Sunday, August 30, 2020
UK team helps free Iranian hostages from Somali pirates
Wednesday, August 12, 2020
Ukraine hostages freed after President Zelensky plugs Joaquin Phoenix film
Tuesday, August 11, 2020
Lutsk terrorist case: View of former law enforcers
A tense situation in Lutsk city, where a twice-convicted man seized a bus and held hostage 21 people, including children and pregnant women has become yesterday’s breaking news for all the news channels of the country... Traffic in the center of the city was blocked, an operational plan "Hostage" was announced, and even Minister of Internal Affairs Arsen Avakov arrived in Lutsk on a special flight to coordinate all the units.
... Taking hostages on such ideological grounds is a rarity for Ukraine.
“This is a very atypical crime for Ukraine. The kidnappers captured rich children for extortion, armed groups, organized crime groups. Mainly - for selfish motives, and here we are dealing with a person who was undergoing compulsory treatment in a psychiatric hospital (information about treatment was later refuted by MIA head, - ed.). Our police officers have experience of work there is no such category of criminals yet. The situation is complicated by the fact that it is very difficult or almost impossible to predict his behavior and to predict how the situation will unfold further,” says lawyer Serhiy Burlakov, who himself was previously an employee of the Ministry of Internal Affairs.
Read more from 112.international [HERE].
Monday, August 10, 2020
What does hijacker wants: How security forces negotiate with terrorists?
That is why the art of such negotiations has its own subtleties and stages, ignorance of which will certainly entail sacrifices. For example, having heard the demands of a terrorist, a common man in the street will draw conclusions about his ambitions and psychological state, while for professional negotiators, his demands become the key to resolving the situation.
The first thing law enforcement officers should do in such a situation is to make a clear distinction between instrumental and expressive motivation. If terrorists take hostages, seize buildings or kidnap people in order to exchange them for specific results (travel abroad, capture to avoid arrest for a crime committed, seizure by mentally ill people seeking to attract attention to themselves, the achievement of any political goals), then they are driven by instrumental motivation. It is in the case of such motivation that it makes sense to enter into negotiations, during which, through skillful psychological manipulations, it is possible to achieve success by lowering the level of readiness, alertness of terrorists, neutralizing it.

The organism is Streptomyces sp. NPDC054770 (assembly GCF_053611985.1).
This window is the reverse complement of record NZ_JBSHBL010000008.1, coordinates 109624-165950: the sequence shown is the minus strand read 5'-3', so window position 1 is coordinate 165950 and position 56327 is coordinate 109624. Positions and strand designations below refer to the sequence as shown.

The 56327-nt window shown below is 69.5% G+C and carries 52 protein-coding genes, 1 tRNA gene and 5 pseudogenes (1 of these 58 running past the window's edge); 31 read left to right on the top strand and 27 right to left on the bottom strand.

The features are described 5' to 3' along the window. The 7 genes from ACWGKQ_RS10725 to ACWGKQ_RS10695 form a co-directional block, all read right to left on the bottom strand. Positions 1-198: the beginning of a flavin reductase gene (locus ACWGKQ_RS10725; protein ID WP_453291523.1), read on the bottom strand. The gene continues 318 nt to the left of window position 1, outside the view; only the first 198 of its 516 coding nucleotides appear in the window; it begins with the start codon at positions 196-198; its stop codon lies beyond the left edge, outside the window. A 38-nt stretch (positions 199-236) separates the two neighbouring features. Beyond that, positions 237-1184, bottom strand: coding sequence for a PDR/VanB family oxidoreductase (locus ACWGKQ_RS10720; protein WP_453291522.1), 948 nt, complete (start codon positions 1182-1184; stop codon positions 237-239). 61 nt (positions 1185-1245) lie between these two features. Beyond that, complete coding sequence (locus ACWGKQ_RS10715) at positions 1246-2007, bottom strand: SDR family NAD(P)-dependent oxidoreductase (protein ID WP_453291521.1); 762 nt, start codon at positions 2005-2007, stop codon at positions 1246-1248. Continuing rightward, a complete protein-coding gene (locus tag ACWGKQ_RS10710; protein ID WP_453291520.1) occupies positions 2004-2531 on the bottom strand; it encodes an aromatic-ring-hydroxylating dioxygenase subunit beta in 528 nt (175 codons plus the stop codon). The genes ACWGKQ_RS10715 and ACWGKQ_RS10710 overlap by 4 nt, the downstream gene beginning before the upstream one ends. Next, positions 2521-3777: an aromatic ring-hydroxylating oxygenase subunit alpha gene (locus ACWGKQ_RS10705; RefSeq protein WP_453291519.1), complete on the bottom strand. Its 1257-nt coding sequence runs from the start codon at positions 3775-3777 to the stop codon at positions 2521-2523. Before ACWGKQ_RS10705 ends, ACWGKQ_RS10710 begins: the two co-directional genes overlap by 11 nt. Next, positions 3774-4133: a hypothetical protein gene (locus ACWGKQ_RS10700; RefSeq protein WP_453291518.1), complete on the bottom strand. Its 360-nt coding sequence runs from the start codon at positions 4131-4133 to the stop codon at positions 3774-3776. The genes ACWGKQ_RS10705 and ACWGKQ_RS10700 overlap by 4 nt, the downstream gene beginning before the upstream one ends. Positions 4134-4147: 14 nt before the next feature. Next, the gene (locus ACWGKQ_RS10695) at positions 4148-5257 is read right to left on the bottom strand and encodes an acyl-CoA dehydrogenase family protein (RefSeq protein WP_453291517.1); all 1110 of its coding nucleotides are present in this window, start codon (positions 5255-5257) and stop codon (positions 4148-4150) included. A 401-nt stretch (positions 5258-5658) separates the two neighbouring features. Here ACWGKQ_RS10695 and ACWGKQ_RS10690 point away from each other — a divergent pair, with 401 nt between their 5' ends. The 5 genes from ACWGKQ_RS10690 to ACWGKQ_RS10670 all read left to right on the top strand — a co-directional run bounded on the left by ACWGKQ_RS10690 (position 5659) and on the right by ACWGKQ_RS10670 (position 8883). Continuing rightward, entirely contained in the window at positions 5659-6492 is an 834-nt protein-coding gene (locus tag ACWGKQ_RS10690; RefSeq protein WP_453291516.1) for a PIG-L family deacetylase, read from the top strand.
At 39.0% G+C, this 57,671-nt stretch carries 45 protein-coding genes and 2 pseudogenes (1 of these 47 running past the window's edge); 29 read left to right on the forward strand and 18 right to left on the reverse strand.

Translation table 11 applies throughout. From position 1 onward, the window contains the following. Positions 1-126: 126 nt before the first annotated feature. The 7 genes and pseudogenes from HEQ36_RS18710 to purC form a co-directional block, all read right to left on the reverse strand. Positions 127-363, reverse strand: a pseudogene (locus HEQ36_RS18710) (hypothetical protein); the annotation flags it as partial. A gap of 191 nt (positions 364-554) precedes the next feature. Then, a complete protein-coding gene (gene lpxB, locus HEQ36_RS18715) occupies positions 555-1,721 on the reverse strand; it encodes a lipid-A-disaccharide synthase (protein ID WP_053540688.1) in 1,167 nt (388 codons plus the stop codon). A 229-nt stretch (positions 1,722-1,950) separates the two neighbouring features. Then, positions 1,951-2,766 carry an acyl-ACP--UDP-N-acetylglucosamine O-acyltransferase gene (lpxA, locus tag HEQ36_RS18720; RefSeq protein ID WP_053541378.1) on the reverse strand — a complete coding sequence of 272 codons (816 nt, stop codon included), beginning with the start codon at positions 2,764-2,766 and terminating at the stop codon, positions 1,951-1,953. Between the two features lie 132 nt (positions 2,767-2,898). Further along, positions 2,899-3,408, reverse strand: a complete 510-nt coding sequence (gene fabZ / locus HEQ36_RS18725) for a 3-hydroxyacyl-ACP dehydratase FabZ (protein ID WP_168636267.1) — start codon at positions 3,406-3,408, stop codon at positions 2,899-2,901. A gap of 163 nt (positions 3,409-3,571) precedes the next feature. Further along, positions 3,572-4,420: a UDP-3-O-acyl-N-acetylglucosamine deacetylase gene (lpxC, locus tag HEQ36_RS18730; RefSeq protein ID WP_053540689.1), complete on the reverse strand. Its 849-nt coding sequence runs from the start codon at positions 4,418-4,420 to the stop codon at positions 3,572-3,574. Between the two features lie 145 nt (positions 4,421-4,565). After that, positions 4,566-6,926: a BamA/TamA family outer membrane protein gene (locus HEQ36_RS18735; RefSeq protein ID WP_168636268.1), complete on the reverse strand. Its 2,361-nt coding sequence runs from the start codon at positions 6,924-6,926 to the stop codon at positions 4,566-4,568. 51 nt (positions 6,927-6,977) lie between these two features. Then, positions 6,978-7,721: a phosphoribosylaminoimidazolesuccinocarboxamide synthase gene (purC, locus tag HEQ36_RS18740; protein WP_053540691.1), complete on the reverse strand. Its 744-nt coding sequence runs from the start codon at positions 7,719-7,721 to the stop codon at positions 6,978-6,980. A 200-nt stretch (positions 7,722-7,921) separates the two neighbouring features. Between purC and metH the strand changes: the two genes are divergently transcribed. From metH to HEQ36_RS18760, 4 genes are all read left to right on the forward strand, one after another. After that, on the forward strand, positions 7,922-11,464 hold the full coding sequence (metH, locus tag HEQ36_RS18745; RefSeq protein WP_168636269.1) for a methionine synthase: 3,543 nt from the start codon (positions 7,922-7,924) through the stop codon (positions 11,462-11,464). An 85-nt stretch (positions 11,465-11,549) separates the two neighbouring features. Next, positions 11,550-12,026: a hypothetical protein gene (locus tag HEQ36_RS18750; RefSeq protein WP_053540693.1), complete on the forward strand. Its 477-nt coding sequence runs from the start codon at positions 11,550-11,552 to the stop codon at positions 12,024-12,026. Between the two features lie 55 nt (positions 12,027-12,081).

Read more from 112.International [HERE].
Tuesday, August 4, 2020
An FBI hostage negotiator explains how to persuade people to wear masks
...So to improve my mask-shaming game, I consulted a source who knows how to talk to unreasonable people who might accidentally kill someone: Gary Noesner, former chief of the FBI crisis negotiation unit and author of “Stalling for Time.”
“As soon as you venture into a tone or demeanor that sounds critical, they will immediately get into a defensive posture,” says Noesner. “Whether they feel strongly about it or not, they feel compelled to defend their freedom to do what they want. So any approach like that is inevitably going to fail.”
The first thing you notice when talking to Noesner is his soothing tone. His sentences sound like ocean waves, the pitch gently rising with curious questions and falling in calm reassurances. It’s a stark contrast to the harsh assertive voice I want to use at people who don’t understand the word asymptomatic.
... He explains that using science or the law or politics won’t stop bad actors; this type of coercion requires a personal appeal. He describes that strategy as an “I message.”
READ MORE FROM SFGATE.COM [HERE].